A Philippine government bid to take a greater share of mining revenues amid the global commodities boom has set off a storm of debate, with industry mounting an intense campaign to knock it down.
President Benigno Aquino had intended to sign an executive order endorsing the regulations to raise taxes on the mining sector at the end of last month, but delayed it as opposition from industry's biggest players raged.
Nevertheless, Finance Secretary Cesar Purisima, a key driver of the plan, has continued to insist Mining Inc does not pay enough taxes, and that other reforms are needed to improve what is a chaotic and often unregulated industry.
"In the past, the way the laws were implemented, it was not a true win-win situation where the government was able to get its fair share from mining activities," Purisima said shortly after the signing deadline was missed.
Purisima told reporters that the government collected a mere two billion pesos ($47 million) from the industry in 2011 compared with about 1.2 trillion pesos in national tax collections, or just 0.17 percent of total taxes.
"You really have to ask yourself whether the way we're implementing (mining policy) is a responsible way of harnessing the wealth of the country," he said.
One of the key draft provisions in Aquino's proposed executive order that was leaked to the press in February was a fresh five-percent "royalty tax" on the market value of the minerals produced.
But Peter Wallace, an advisor for foreign investors, said at a nationally televised forum on mining this month that the Philippines already had some of the highest taxes on mining in the Asia Pacific.
Wallace and other mining advocates argue there are many taxes on the industry and other business costs the government does not take into account when making it case for more revenues.
"If we make it higher, we won't get the investments. We won't get the mines. Maybe that is the idea," he said.
The leaked executive order also called for much stricter environmental requirements, with agricultural land, ecotourism sites and other sensitive areas to be closed to mining.
But industry chiefs say the sector is already complying with stringent safety and environmental requirements.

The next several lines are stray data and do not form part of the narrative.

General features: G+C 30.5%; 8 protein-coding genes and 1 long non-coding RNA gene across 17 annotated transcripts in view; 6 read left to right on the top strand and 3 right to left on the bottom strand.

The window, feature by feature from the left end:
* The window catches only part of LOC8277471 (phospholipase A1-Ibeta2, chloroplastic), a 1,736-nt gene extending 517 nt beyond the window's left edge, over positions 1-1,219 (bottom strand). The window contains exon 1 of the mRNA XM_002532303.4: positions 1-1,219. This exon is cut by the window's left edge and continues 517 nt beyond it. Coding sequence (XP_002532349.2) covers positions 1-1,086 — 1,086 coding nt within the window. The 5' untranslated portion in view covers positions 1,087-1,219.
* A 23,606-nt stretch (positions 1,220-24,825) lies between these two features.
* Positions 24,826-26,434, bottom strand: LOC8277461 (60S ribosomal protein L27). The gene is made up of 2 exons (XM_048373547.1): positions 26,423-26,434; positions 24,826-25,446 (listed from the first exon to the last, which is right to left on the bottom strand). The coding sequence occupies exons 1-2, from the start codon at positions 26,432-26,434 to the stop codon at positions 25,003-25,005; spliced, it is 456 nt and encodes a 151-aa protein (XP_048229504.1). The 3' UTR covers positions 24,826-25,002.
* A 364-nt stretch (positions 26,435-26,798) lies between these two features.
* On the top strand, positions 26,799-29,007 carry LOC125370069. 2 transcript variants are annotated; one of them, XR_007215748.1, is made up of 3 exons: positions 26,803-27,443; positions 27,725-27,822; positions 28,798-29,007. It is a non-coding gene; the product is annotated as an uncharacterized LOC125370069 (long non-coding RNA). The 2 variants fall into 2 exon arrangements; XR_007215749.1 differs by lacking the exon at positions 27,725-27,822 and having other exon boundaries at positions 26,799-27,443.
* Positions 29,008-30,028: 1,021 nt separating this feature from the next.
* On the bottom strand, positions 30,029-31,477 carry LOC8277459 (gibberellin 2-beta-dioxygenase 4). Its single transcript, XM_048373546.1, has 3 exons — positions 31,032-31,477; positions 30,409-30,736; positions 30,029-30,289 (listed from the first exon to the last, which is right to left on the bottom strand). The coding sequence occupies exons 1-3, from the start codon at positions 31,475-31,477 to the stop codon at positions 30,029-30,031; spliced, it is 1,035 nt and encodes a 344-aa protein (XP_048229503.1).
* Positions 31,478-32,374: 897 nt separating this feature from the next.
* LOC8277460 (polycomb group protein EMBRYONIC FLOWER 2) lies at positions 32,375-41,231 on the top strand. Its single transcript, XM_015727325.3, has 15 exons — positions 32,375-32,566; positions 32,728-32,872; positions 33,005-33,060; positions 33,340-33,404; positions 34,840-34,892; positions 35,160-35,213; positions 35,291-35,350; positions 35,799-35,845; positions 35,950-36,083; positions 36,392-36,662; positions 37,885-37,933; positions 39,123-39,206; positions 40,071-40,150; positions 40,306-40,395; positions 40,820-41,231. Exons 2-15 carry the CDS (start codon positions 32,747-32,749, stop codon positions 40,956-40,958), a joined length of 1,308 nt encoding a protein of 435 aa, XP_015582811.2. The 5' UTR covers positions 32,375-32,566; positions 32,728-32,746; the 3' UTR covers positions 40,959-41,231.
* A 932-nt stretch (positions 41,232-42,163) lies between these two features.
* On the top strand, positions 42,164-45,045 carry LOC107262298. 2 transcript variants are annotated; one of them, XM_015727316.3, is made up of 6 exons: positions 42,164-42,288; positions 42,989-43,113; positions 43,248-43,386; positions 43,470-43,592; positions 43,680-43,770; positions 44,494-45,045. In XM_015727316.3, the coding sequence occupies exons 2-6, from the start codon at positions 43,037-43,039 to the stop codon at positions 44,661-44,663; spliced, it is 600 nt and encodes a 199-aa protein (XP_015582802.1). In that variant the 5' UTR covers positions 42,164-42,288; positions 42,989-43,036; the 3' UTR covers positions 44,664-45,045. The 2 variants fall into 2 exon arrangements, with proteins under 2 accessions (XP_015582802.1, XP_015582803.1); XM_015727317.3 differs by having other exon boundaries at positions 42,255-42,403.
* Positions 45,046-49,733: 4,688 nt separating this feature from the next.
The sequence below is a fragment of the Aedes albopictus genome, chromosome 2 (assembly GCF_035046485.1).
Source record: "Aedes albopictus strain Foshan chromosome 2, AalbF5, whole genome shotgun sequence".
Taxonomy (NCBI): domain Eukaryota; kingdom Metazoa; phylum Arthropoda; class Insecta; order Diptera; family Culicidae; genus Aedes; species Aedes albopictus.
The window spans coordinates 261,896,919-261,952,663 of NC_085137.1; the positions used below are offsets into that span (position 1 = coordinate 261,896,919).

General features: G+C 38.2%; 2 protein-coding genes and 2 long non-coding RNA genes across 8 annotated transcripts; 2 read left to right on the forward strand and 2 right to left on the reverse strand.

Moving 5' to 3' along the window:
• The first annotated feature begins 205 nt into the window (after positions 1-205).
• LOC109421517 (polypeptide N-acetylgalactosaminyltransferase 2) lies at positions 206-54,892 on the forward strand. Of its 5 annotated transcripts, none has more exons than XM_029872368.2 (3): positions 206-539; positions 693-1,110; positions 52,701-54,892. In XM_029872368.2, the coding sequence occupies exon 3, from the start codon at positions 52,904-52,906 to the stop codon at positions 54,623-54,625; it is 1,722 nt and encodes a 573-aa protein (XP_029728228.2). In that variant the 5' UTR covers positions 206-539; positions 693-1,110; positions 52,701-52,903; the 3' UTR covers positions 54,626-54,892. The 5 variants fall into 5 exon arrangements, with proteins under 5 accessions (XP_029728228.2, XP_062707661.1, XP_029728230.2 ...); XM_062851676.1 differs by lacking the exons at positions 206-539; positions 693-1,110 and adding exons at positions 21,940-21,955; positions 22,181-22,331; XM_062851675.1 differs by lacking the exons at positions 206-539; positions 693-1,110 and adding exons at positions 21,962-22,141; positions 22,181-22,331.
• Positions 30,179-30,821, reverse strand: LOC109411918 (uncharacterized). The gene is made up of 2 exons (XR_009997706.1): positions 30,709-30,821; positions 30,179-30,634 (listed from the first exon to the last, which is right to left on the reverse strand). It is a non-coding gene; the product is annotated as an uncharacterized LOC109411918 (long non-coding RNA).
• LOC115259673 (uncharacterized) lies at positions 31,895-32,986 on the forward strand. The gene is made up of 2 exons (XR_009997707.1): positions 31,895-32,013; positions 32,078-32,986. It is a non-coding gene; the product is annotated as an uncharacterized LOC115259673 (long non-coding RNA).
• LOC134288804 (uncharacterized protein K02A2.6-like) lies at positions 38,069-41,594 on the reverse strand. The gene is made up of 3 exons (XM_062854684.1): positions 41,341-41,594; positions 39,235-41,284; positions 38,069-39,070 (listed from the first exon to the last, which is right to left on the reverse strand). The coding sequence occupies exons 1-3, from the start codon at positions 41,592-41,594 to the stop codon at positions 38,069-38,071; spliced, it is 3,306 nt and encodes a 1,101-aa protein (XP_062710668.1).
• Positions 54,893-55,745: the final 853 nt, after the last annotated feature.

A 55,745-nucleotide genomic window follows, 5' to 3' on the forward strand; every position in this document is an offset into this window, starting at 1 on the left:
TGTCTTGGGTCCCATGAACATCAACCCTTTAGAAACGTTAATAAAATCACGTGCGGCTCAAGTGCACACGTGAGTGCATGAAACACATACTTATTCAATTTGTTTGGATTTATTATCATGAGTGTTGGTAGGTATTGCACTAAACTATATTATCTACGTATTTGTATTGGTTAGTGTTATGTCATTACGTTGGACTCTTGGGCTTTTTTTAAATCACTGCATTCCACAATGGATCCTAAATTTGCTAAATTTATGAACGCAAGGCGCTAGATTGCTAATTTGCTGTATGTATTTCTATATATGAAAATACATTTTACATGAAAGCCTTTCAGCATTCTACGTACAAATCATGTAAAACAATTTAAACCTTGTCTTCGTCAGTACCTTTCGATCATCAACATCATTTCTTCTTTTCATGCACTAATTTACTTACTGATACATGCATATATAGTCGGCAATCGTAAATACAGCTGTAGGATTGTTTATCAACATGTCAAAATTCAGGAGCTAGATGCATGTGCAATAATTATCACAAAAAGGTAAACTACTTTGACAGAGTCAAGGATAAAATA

They charge that the real environmental, social and economic problems in the industry rest with the hundreds of thousands of unregistered "small-scale miners" who collude with corrupt local officials.
The small-scale miners typically do not pay taxes and do little to safeguard the environment, often destroying mountainsides and sending dangerous chemicals such as mercury directly into waterways.
The Philippines is believed to have some of the biggest mineral reserves in the world, but they have been largely untapped due to poor infrastructure, security issues, a strong anti-mining movement and a range of other reasons.
The government estimates the country has about $840 billion in gold, copper, nickel, chromite, manganese, silver and iron, and this figure could go higher once further exploration is carried out, mining bureau chief Leo Jasareno said.
Yet only 31 major mining companies are operating in the country, focused mostly on nickel, gold and copper.
"We have barely scratched the surface of our country's mineral wealth," Jasareno told AFP.
Chamber of Mines president Philip Romualdez said last week that industry feared the government's reform plans had given ammunition to the already very strong anti-mining lobby, which includes the powerful Roman Catholic church.
"They are riding on the issue. Cesar Purisima is playing into their hands," Romualdez said.
However anti-mining groups are concerned that industry's intense lobbying campaign, which has seen a barrage of press conferences and full-page advertisements in newspapers, may lead to a weakening of the planned reforms.
"The president is beginning to feel the pressure of the mining industry," said Jaybee Garganera, national coordinator of the Alliance to Stop Mining.
Purisima and other government officials have not indicated what changes there will be from the leaked executive order, if any, nor said when Aquino would endorse a new one.
However Purisima has insisted the reforms will bring more certainty to the industry, which will in the end attract more investors.
"Our effort is to make sure that we define this (mining policy) better, we implement this better, and that we clarify various rules that were vague and were conflicting," he said.
"Then, after this process, I believe, that the regulatory environment will be better for mining investors."